3 Technological Advancements That Are Making Self-Driving Cars Possible

technological advancements self-driving cars lidar tech

The automotive industry is fully committed to developing self-driving technology. This fact is evidenced by the ongoing thrust of automotive exhibitions, as well as continuous innovation in the automotive industry. 

The development of SAE level 4 vehicles — that is, vehicles that are fully-automated and able to perform all functions themselves — is ongoing. Self-driving car manufacturers are actually hoping that these vehicles will be available to the public within the next decade. So, what technological advancements have happened to make this a possibility? And what are the gaps in self-driving car abilities that must be closed before it can hit the mainstream? 

1. High-Tech Sensors 

Self-driving cars use hundreds of sensors to control speed and assess hazards. Some of these types of sensors already feature on the cars being driven today. For instance, you may already be enjoying the safety benefits that come with lane-changing assistance, blind-spot checking sensors, and parking sensors. 

In a self-driving car, multiple sensors collect a vast amount of data, which is then processed in real time by the vehicle computer. These sensors need to replicate everything that a human pair of eyes does while driving. Human eyes send signals to the brain, which then assesses danger and allows people to navigate the road, to steer correctly and adjust the speed using the information currently available. 


The primary system of sensors to be used by self-driving cars is LIDAR, which stands for light detection and ranging. LIDAR technology was first developed over 50 years ago as a 3D mapping tool. It has since been used extensively by archaeologists and to collect data during space missions.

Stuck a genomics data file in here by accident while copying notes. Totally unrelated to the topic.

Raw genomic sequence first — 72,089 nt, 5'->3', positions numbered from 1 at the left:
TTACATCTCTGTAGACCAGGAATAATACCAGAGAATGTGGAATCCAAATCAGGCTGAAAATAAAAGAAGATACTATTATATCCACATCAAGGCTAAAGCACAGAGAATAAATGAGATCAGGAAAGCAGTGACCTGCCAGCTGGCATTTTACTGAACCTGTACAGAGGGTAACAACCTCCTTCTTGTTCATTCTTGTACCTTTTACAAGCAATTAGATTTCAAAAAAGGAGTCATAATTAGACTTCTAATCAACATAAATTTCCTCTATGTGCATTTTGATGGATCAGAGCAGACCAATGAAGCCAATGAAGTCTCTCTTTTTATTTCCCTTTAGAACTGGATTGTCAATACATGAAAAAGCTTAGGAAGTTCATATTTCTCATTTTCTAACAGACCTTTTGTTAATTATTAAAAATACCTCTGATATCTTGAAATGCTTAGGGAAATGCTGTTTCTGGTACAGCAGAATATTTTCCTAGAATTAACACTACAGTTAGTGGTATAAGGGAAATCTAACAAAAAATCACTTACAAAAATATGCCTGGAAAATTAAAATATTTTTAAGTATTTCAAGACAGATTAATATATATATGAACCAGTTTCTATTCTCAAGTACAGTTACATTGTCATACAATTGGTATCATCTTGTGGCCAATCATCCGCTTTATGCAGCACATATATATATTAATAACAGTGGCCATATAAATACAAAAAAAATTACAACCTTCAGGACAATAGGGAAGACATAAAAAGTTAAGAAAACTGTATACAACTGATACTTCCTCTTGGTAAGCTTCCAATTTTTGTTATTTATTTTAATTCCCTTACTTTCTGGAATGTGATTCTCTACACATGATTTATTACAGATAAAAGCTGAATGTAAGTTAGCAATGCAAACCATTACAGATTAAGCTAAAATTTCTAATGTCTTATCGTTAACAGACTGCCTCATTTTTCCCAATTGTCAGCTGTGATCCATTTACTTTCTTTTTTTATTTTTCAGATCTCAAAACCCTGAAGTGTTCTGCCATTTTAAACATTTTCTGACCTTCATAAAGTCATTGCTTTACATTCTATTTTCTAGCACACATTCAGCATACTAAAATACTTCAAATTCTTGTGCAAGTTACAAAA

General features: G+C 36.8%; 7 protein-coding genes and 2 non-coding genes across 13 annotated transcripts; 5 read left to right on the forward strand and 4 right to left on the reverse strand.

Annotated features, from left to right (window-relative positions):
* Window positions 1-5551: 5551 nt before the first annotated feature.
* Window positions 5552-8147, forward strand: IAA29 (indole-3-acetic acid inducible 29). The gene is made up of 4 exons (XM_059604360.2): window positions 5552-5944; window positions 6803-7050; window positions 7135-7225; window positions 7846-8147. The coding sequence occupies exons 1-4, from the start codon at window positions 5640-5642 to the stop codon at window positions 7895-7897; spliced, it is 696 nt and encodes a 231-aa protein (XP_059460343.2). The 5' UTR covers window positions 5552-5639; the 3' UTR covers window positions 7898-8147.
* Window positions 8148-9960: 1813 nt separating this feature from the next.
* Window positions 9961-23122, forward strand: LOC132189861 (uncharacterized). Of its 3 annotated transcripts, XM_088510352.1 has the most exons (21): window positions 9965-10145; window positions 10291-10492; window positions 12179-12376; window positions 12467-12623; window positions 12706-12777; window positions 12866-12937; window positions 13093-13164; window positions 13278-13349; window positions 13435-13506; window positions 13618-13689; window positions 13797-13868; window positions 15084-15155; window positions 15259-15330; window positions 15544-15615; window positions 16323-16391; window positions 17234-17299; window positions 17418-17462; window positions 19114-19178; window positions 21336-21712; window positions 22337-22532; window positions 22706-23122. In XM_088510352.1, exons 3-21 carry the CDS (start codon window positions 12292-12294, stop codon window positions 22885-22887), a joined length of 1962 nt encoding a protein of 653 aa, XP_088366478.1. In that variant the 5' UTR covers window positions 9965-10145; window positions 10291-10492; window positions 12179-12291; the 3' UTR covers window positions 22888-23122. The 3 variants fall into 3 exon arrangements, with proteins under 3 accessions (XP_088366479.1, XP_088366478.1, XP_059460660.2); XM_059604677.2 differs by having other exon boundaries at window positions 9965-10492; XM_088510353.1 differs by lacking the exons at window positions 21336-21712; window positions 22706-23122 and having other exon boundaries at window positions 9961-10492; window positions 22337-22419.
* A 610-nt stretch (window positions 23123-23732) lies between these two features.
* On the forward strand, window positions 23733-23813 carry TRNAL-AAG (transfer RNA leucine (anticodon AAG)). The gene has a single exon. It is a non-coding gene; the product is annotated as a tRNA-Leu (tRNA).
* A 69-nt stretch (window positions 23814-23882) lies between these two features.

LIDAR uses powerful pulses of light to measure distances from all objects in a 360⁰ radius by calculating how long it takes the reflected light to return to the sensor. Millions of pulses of light are dispatched per second, which means a self-driving car can maintain an incredibly accurate picture of where it is in relation to all other objects. 

Because it is mounted on the top of the car, LIDAR can maintain (unlike the human eye) continuous sight in all directions. It can also calculate distances within a tiny margin or error — around two centimeters — which is an improvement on human abilities. It can even produce data that will enable the car computer to calculate the trajectory of moving objects. 

To supplement LIDAR, a self-driving car will also use information from lower-positioned radars to make assessments in bumper-to-bumper traffic and to make parking calculations. 

2. 5G Connectivity 

The existing 4G networks have been fast enough to be capable of supporting online gaming and video streaming. However, it is the introduction of new 5G networks that will make self-driving cars a possibility for the mainstream. 

To ensure vehicle safety and to improve public confidence, it is vital that self-driving cars be capable of making decisions as quickly as humans can, or even faster. The average human decision-making process when it comes to assessing danger and beginning to act on it is just a few milliseconds.